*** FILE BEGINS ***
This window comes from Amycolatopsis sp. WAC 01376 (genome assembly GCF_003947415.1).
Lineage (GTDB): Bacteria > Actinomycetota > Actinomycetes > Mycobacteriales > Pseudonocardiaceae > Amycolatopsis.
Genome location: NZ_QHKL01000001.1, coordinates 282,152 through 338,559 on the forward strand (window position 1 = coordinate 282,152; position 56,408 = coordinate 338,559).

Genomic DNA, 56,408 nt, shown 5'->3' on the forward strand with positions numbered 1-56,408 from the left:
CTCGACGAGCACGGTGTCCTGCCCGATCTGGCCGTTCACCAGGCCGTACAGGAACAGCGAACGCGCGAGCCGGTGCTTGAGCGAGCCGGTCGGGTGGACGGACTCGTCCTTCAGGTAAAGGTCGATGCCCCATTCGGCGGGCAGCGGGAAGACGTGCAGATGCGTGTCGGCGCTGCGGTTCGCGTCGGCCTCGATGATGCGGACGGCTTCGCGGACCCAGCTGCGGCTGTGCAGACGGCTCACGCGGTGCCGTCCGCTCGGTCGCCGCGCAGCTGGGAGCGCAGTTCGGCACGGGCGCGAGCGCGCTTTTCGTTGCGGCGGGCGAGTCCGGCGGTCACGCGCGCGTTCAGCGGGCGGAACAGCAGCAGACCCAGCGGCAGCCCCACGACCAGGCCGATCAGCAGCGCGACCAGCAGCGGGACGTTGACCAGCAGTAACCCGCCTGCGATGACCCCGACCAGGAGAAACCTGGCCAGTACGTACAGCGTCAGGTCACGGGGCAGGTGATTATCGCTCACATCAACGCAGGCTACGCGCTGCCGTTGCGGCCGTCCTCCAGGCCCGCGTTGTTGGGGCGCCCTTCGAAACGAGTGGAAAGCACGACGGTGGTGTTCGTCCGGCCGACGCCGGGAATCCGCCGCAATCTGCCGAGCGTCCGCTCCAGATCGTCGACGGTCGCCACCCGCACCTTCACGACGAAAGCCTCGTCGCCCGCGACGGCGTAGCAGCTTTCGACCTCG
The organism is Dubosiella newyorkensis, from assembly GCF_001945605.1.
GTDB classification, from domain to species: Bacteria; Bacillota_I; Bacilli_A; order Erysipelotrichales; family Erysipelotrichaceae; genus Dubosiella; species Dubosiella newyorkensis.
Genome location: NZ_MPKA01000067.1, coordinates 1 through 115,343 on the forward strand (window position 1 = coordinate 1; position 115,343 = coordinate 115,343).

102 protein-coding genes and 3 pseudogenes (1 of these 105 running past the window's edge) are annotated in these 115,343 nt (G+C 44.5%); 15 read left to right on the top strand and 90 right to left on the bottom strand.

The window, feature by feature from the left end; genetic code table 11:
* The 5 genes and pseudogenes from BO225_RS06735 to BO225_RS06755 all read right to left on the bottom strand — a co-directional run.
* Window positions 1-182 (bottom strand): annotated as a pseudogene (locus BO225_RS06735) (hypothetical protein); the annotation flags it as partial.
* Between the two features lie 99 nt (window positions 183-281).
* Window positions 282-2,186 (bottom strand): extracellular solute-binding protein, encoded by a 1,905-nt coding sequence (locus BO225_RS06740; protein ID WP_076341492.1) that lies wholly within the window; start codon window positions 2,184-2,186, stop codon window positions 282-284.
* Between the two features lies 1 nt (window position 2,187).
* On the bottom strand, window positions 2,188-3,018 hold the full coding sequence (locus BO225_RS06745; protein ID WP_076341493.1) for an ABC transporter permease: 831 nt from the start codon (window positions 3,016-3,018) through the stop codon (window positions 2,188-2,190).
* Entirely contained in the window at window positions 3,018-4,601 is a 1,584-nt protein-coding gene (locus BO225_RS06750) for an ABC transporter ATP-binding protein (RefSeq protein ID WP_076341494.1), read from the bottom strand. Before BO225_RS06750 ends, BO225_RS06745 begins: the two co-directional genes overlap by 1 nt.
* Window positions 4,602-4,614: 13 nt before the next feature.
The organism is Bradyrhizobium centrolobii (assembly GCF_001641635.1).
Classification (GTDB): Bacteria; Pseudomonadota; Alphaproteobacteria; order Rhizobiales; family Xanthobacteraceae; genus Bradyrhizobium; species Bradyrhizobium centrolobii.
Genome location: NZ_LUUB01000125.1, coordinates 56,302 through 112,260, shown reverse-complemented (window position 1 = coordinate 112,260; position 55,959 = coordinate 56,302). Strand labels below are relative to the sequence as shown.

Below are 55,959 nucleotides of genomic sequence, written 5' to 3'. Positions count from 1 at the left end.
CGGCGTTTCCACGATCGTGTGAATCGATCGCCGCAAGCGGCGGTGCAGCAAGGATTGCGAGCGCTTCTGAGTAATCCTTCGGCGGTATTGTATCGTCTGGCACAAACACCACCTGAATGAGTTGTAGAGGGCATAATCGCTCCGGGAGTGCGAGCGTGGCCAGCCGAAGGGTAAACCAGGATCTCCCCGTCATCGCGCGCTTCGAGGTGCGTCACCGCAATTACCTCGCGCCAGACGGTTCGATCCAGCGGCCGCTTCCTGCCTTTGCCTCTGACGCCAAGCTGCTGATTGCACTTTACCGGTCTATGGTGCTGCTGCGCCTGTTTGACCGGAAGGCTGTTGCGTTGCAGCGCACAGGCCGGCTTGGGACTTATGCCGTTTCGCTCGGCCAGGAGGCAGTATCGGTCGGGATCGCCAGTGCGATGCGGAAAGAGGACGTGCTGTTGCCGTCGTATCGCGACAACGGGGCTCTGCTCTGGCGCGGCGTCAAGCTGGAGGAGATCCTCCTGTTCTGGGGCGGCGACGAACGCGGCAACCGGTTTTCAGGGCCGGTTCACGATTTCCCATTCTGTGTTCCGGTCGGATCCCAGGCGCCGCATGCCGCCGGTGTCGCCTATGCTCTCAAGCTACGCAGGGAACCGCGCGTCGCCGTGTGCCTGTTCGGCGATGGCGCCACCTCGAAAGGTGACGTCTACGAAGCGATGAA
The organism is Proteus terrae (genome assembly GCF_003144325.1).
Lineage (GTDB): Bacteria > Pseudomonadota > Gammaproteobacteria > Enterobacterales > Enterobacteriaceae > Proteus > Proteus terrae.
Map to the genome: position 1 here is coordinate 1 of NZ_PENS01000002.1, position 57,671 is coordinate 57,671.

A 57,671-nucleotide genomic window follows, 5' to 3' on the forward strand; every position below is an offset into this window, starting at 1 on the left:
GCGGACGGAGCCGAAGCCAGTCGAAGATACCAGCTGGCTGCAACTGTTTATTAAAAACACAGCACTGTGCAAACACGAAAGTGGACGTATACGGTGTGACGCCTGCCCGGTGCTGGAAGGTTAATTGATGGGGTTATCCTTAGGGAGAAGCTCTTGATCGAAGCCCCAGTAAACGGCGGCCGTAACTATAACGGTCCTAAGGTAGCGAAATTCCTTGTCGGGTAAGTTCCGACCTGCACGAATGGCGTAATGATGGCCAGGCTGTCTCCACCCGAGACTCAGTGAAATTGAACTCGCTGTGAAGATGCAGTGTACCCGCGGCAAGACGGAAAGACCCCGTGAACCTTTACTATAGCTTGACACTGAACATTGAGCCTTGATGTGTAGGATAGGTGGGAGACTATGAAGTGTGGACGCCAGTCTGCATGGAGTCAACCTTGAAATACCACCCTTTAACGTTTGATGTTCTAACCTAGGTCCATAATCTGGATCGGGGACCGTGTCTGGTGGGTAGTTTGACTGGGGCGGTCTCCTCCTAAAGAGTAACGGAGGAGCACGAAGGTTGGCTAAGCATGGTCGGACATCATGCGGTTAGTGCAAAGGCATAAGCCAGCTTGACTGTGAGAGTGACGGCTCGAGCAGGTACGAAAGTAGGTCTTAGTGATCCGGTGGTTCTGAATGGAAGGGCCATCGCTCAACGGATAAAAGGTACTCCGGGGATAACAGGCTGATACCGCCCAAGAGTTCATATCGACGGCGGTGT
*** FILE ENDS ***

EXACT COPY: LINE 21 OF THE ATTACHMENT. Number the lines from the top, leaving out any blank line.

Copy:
Genome location: NZ_LUUB01000125.1, coordinates 56,302 through 112,260, shown reverse-complemented (window position 1 = coordinate 112,260; position 55,959 = coordinate 56,302). Strand labels below are relative to the sequence as shown.